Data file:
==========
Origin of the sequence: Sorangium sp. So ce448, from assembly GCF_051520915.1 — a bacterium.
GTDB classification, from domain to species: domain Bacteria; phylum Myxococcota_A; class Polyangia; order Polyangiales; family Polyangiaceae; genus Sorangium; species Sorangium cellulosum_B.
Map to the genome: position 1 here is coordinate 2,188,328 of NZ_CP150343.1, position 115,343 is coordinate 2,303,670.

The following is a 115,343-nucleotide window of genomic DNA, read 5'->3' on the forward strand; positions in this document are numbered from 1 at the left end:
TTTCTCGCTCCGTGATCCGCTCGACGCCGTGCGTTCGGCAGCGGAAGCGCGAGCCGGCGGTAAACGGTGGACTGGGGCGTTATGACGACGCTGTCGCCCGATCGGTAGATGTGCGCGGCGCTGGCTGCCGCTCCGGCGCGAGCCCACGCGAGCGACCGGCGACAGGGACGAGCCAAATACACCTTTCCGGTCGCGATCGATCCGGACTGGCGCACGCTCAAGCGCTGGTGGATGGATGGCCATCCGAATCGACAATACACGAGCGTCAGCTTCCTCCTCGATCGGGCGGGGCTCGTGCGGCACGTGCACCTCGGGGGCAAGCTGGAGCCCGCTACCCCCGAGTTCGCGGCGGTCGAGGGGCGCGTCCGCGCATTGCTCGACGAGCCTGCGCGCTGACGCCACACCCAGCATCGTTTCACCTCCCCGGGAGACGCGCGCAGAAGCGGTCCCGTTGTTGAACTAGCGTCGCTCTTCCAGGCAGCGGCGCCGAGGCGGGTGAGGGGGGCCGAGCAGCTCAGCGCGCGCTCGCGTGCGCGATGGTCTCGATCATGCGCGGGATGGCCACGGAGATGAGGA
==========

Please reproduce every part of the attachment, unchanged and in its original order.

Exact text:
Origin of the sequence: Sorangium sp. So ce448, from assembly GCF_051520915.1 — a bacterium.
GTDB classification, from domain to species: domain Bacteria; phylum Myxococcota_A; class Polyangia; order Polyangiales; family Polyangiaceae; genus Sorangium; species Sorangium cellulosum_B.
Map to the genome: position 1 here is coordinate 2,188,328 of NZ_CP150343.1, position 115,343 is coordinate 2,303,670.

The following is a 115,343-nucleotide window of genomic DNA, read 5'->3' on the forward strand; positions in this document are numbered from 1 at the left end:
TTTCTCGCTCCGTGATCCGCTCGACGCCGTGCGTTCGGCAGCGGAAGCGCGAGCCGGCGGTAAACGGTGGACTGGGGCGTTATGACGACGCTGTCGCCCGATCGGTAGATGTGCGCGGCGCTGGCTGCCGCTCCGGCGCGAGCCCACGCGAGCGACCGGCGACAGGGACGAGCCAAATACACCTTTCCGGTCGCGATCGATCCGGACTGGCGCACGCTCAAGCGCTGGTGGATGGATGGCCATCCGAATCGACAATACACGAGCGTCAGCTTCCTCCTCGATCGGGCGGGGCTCGTGCGGCACGTGCACCTCGGGGGCAAGCTGGAGCCCGCTACCCCCGAGTTCGCGGCGGTCGAGGGGCGCGTCCGCGCATTGCTCGACGAGCCTGCGCGCTGACGCCACACCCAGCATCGTTTCACCTCCCCGGGAGACGCGCGCAGAAGCGGTCCCGTTGTTGAACTAGCGTCGCTCTTCCAGGCAGCGGCGCCGAGGCGGGTGAGGGGGGCCGAGCAGCTCAGCGCGCGCTCGCGTGCGCGATGGTCTCGATCATGCGCGGGATGGCCACGGAGATGAGGA